Bayan Ko (My Country), the Unofficial National Anthem of the Philippines

With all the coverage on President Cory Aquino’s funeral on Wednesday (Tuesday in US), I could not help but feel empowered after such a sad event. Even in death, President Aquino continues to be a symbol of hope and pride to the Philippines. Aquino’s presidency was one that was often criticized and compared to Emperor Pu Yi, in the film the Last Emperor (who was just a child and inexperienced in a leadership position) by many of the Pinoys I know. However, no one can deny the fact that Aquino was a “mother” to the Philippines which can be seen with the millions of people possibly even more who paid their last respects to a great woman raising the “L” or “Laban” (fight) sign reminiscent of the rallies and demonstrations during the dying years of the Marcos regime. What stood out for me during the televised funeral service of President Aquino was Lea Salonga’s performance of Bayan Ko (My Country) which is the unofficial national anthem of the Philippines.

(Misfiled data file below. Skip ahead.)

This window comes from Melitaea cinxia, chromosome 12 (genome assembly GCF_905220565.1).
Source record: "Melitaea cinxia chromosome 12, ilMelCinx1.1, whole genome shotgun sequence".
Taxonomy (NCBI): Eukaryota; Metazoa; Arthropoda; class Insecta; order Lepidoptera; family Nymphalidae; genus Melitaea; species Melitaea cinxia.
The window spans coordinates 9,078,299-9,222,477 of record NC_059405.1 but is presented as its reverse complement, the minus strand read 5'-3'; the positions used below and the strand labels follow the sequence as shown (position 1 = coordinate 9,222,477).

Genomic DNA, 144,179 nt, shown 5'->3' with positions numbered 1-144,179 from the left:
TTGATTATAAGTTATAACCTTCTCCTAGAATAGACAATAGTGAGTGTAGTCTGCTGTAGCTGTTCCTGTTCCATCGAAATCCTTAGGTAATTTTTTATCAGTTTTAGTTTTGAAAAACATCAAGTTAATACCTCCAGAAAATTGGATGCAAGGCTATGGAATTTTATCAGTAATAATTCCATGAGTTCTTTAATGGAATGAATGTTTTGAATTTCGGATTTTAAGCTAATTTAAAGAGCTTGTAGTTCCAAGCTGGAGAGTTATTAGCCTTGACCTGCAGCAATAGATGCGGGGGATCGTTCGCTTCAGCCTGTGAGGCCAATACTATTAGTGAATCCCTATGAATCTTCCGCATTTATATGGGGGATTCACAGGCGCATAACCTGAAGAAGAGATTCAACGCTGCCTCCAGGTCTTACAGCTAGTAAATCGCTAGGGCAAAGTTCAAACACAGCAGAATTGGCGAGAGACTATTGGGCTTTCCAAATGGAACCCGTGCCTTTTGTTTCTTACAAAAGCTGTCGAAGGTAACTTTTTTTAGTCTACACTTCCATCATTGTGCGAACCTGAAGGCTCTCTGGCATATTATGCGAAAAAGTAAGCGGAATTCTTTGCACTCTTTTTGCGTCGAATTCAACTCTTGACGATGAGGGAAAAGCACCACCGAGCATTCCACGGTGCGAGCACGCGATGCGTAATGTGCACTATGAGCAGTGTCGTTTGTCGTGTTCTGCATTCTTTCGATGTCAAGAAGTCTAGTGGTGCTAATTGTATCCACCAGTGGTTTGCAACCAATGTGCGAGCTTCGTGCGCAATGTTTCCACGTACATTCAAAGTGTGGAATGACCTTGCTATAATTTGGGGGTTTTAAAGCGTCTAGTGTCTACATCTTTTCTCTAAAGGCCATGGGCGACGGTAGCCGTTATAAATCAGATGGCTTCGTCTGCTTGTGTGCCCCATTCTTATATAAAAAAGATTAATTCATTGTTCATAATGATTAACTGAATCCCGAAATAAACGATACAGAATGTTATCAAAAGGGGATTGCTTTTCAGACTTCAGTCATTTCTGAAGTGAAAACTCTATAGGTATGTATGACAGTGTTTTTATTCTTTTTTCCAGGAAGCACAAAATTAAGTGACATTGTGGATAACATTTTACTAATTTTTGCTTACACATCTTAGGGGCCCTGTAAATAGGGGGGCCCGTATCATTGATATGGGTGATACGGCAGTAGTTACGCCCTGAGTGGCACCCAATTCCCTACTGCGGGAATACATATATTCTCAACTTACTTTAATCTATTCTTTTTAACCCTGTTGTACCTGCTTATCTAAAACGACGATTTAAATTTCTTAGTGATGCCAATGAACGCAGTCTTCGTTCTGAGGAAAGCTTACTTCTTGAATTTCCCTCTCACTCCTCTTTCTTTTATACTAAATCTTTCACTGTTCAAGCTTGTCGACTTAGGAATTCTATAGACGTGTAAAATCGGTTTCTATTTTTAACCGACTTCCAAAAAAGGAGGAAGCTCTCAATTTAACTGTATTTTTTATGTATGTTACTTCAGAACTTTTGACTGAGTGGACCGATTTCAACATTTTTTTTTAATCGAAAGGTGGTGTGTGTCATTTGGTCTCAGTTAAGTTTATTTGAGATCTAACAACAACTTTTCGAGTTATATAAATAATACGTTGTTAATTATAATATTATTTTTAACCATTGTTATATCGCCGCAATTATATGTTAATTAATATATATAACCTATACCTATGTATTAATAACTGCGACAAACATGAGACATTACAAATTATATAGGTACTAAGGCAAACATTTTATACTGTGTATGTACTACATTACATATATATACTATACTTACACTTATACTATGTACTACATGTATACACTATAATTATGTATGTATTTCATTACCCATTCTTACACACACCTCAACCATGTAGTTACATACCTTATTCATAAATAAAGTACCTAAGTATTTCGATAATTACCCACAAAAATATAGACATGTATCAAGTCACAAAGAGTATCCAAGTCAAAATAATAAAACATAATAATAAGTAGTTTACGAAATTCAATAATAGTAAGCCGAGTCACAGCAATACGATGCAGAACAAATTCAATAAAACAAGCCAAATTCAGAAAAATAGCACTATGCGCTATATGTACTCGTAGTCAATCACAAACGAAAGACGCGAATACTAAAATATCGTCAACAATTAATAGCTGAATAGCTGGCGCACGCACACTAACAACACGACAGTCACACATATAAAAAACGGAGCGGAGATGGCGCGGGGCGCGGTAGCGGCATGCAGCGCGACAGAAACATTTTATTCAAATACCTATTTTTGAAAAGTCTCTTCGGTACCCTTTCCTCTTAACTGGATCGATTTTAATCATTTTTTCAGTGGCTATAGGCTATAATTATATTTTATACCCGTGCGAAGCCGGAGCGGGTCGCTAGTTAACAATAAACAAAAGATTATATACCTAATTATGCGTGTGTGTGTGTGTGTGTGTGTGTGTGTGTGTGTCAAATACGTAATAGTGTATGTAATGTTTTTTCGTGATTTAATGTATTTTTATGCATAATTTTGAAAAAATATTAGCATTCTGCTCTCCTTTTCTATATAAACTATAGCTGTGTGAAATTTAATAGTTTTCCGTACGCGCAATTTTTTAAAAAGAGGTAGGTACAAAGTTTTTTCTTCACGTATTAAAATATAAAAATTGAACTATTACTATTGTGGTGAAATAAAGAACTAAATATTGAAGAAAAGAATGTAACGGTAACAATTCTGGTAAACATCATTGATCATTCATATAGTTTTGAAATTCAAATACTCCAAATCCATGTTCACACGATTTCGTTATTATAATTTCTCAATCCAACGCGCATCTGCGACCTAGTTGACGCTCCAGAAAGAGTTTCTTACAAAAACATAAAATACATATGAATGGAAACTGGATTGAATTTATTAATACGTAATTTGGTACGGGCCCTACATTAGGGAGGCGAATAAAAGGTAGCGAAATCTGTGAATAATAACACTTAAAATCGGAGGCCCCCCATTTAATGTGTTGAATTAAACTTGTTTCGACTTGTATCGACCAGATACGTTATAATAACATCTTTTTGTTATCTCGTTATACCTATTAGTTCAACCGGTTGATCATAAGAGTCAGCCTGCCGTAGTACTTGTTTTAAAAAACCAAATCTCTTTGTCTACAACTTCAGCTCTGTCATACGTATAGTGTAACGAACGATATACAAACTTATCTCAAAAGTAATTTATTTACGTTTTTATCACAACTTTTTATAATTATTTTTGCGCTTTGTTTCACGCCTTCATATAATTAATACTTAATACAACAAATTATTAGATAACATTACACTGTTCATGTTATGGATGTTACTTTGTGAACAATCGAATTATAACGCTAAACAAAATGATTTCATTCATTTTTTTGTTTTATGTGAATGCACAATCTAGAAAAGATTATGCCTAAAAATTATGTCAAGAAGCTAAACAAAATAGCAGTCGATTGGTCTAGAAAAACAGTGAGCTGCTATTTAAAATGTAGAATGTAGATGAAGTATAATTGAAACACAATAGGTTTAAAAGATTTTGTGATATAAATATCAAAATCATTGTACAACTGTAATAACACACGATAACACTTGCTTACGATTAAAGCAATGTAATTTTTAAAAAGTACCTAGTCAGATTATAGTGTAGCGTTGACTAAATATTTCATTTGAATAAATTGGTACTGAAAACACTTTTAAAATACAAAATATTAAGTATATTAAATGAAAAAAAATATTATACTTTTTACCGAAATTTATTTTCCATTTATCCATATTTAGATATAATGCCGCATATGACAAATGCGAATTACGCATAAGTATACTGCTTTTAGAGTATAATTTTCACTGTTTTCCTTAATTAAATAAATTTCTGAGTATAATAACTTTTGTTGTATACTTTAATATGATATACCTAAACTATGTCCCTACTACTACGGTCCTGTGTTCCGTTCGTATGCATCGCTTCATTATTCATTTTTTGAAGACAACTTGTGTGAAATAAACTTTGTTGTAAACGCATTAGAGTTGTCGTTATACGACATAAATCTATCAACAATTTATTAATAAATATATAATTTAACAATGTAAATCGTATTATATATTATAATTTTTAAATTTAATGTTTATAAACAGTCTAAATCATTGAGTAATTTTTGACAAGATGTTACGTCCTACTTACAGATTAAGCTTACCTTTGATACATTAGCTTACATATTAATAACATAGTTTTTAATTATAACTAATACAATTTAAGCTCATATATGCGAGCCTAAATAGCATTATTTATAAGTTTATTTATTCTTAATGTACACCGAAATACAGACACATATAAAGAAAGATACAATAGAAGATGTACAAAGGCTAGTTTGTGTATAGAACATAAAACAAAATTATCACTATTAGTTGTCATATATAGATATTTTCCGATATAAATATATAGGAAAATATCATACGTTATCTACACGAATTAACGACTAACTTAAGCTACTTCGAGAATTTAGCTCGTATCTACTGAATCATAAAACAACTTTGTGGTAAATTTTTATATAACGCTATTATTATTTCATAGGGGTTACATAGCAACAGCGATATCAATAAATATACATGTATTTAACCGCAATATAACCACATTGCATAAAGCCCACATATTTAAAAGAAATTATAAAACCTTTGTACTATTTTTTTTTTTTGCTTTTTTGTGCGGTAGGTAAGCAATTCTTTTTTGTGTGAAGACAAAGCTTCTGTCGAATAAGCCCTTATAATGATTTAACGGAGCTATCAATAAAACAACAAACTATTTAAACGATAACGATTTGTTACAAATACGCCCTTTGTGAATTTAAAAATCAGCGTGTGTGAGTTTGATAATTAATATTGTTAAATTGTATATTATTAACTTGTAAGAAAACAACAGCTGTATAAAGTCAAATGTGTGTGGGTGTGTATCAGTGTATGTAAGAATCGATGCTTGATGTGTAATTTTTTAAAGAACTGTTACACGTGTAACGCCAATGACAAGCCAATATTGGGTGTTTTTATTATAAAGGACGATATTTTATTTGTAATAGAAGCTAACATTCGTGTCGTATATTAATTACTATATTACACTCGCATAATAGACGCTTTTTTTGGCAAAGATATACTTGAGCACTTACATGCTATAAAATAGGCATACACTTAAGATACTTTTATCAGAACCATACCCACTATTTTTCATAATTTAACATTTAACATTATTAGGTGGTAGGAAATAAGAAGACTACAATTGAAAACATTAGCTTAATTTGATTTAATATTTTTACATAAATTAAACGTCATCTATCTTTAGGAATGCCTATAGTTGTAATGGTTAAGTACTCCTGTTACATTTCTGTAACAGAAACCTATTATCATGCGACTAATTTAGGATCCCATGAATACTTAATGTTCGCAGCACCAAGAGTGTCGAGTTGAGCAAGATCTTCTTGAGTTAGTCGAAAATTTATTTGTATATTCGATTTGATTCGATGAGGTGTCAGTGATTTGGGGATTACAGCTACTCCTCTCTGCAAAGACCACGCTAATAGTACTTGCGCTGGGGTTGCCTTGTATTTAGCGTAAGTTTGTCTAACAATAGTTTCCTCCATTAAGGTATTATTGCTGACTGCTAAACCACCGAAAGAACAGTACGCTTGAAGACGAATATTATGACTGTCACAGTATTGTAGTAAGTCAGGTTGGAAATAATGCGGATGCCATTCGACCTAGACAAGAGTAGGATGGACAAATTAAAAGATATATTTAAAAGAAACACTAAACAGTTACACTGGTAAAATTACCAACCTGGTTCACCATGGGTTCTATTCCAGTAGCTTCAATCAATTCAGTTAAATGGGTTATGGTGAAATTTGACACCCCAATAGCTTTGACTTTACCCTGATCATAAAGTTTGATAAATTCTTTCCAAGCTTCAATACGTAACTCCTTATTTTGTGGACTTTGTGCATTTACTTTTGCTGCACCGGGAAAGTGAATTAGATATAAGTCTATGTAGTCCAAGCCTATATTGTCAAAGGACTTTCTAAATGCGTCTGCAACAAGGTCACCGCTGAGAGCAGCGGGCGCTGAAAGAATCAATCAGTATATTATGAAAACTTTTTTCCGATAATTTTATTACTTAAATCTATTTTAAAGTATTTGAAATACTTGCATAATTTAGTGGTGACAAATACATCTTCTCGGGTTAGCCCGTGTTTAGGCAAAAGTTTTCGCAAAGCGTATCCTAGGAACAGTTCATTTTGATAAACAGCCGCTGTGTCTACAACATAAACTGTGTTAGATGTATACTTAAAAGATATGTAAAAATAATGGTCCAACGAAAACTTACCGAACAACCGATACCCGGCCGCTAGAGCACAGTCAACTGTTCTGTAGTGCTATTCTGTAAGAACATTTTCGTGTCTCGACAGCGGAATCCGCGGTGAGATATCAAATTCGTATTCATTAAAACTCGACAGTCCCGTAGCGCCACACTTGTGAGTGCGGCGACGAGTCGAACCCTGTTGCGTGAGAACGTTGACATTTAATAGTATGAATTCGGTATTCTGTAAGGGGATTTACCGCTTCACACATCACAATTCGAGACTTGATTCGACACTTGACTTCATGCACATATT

HISTORY OF BAYAN KO

It was originally written as a poem by José Corazón de Jesús in 1929, and set to music by Constancio de Guzman. It is one of the most popular and recognizable patriotic songs of the Philippines. Written as a protest song during the American occupation of the Philippines, Bayan Ko is often sung in protest rallies and demonstrations throughout Philippine history, notably during the funeral of Sen. Benigno “Ninoy” Aquino, Jr. and the ensuing People Power Revolution where Freddie Aguilar led the crowd to sing the song’s chorus.

Lyrics:

Ang bayan kong Pilipinas,
Lupain ng gintó’t bulaklák.
Pag-ibig ang sa kanyáng palad
Nag-alay ng gandá’t dilág.
At sa kanyáng yumi at gandá,
Dayuhan ay nahalina.
Bayan ko, binihag ka,
Nasadlák sa dusa.

(Philippines, my country, my homeland
Gold and flowers in her heart abound
Blessings on her fate did love bestow
Sweet beauty’s grace and splendor’s glow.
How her charms so kind and tender
Drove the stranger to desire her…
Land of mine, in fetters kept,
You suffered as we wept.)

Koro (Chorus):

Ibon mang may layang lumipád,
kulungín mo at umíiyák!
Bayan pa kayáng sakdál dilág,
Ang ‘dî magnasang makáalpás!
Pilipinas kong minumutyâ,
Pugad ng luhà ko’t dálitâ,
Aking adhikâ,
Makita kang sakdál laya!

(Birds that freely claim the skies to fly
When imprisoned mourn, protest and cry!
How more deeply will a land most fair
Yearn to break the chains of sad despair.
Philippines, my life’s sole burning fire,
Cradle of my tears, my misery…
All that I desire
To see you rise, forever free!)

Sources: Lea Salonga’s ‘Bayan Ko’ rendition brings mourners back to EDSA ’86 & Culture and customs of the Philippines

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